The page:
Holidays to cement online shopping's presence

Internet retail will come of age this holiday season, according to e-commerce analyst Chris Vroom.

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Greg Sandoval covers media and digital entertainment for CNET News. Based in New York, Sandoval is a former reporter for The Washington Post and the Los Angeles Times. E-mail Greg, or follow him on Twitter at @sandoCNET.
Greg Sandoval
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Internet retail will come of age this holiday season, according to e-commerce analyst Chris Vroom.

The number of online shoppers will mushroom during the holidays--pushing e-commerce revenues to an all-time high--and the fallout will drive the Internet marketplace out of retail's fringes, predicted Vroom, an analyst with New York-based Thomas Weisel Partners, in a teleconference today.

"We look for spending to triple per household," Vroom said. "Internet retailers will outperform their brick-and-mortar counterparts on the basis of price selection and convenience."

These predictions come as Internet retailers are facing mounting pressure to ensure their online stores can handle the crush of holiday traffic. In recent months, site outages and customer service difficulties at prominent e-tail sites have caused many analysts and consumers to doubt their capabilities.

Toys "R" Us, for example, will probably lose Internet sales this holiday season to online rival eToys because of continual technical problems at its Web site, Vroom said.

Such problems will anger customers who've been lured to the site with promotions, particularly those who are new to online shopping, Vroom said. They'll likely migrate to rival sites such as eToys, where they can find more selection and can access Web pages more quickly, he said. The problems could hurt Toys "R" Us' online sales for as long as a year, he said.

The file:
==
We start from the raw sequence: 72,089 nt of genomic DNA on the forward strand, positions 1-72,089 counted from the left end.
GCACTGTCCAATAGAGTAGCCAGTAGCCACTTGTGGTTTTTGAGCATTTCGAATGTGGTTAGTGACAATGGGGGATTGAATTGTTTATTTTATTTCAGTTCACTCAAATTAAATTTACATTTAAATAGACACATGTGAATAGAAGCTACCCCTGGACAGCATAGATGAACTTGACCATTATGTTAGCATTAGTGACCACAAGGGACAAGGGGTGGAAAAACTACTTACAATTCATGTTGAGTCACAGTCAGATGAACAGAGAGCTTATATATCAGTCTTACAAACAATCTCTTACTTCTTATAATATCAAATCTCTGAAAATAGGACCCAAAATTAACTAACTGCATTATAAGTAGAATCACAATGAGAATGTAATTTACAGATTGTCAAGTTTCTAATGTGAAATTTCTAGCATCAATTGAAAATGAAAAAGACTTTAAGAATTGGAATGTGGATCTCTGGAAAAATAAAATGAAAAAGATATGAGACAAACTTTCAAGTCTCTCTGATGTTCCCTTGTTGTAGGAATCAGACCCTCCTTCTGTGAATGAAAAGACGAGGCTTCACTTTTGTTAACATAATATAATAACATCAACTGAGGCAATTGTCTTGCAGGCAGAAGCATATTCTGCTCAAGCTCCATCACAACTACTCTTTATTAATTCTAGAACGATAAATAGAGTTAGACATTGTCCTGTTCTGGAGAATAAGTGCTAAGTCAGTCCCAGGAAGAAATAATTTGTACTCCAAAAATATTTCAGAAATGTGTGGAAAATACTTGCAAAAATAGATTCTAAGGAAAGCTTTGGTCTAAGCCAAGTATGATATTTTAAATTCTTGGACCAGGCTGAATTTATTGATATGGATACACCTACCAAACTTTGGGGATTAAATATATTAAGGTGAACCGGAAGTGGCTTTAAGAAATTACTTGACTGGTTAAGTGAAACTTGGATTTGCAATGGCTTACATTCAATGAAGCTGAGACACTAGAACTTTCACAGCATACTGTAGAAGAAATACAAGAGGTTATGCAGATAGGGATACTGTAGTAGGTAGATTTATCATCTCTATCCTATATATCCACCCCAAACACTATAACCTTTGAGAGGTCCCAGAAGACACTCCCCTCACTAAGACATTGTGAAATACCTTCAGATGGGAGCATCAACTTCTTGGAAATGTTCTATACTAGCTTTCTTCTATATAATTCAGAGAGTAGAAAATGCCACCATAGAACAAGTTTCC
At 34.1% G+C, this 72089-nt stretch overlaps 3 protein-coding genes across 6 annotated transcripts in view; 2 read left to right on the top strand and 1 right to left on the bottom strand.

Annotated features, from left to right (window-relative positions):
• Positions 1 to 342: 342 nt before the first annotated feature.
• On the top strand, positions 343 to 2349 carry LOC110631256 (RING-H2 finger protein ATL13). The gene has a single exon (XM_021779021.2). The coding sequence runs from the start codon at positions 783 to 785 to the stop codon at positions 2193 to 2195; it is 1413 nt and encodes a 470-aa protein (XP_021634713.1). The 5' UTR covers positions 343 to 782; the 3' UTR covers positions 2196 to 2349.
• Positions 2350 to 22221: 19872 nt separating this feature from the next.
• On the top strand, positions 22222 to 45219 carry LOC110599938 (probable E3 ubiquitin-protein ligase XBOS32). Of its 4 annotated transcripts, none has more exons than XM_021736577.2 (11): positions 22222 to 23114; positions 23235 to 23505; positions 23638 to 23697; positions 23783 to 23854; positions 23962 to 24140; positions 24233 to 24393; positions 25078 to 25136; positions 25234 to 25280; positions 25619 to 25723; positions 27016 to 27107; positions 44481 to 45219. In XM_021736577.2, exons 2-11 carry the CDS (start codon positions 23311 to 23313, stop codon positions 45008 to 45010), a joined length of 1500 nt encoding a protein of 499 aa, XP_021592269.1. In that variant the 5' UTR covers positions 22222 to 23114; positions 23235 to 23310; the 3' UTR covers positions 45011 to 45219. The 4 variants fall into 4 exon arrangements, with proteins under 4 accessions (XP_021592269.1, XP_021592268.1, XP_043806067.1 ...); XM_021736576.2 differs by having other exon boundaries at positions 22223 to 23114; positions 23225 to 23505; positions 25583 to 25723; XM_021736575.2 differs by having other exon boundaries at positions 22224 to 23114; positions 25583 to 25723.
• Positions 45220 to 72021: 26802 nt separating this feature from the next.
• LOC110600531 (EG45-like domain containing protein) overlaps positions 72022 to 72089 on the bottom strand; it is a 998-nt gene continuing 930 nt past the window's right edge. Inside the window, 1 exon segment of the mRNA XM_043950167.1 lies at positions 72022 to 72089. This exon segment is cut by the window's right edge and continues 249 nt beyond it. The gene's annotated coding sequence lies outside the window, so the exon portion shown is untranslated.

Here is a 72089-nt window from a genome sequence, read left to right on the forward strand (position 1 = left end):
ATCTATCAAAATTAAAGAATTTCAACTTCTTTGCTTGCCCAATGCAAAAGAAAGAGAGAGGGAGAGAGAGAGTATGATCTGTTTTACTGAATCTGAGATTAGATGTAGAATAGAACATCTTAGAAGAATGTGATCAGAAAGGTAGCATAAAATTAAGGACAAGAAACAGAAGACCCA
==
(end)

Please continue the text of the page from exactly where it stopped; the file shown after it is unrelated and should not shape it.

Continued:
"This is exactly the danger of putting out significant promotional dollars to generate a lot of site traffic and ultimately failing to satisfy the customer,'' Vroom said.

Still, Vroom echoed predictions made by many Internet analysts: that the holiday season will fuel a huge growth spurt in the coming year for e-commerce. A prosperous economy and rising confidence in shopping online will help launch the industry, but it's the online companies' strategy of mass marketing and braving huge debt that has led to the rise in online shopping.

"Many observers have criticized eBay and Amazon for their spending," he said, referring to their lavish marketing and advertising campaigns. "[But], after all is said and done, many of the business strategies will be validated."

The number of Internet users grew 12 percent in the year through September 1999, which has led to a 23 percent rise in the total number of U.S. Internet users, according to a study by Thomas Weisel Partners. The growth showed no signs of slowing, the study found.

The number of households who shop online will jump from 17 million this year to 28 million next year, according to Vroom.

Thomas Weisel Partners ranked Santa Monica, Calif.-based eToys as the top online toy retailer, based on its analysis of seven toy sites for price, selection, service and convenience.

Bloomberg contributed to this report.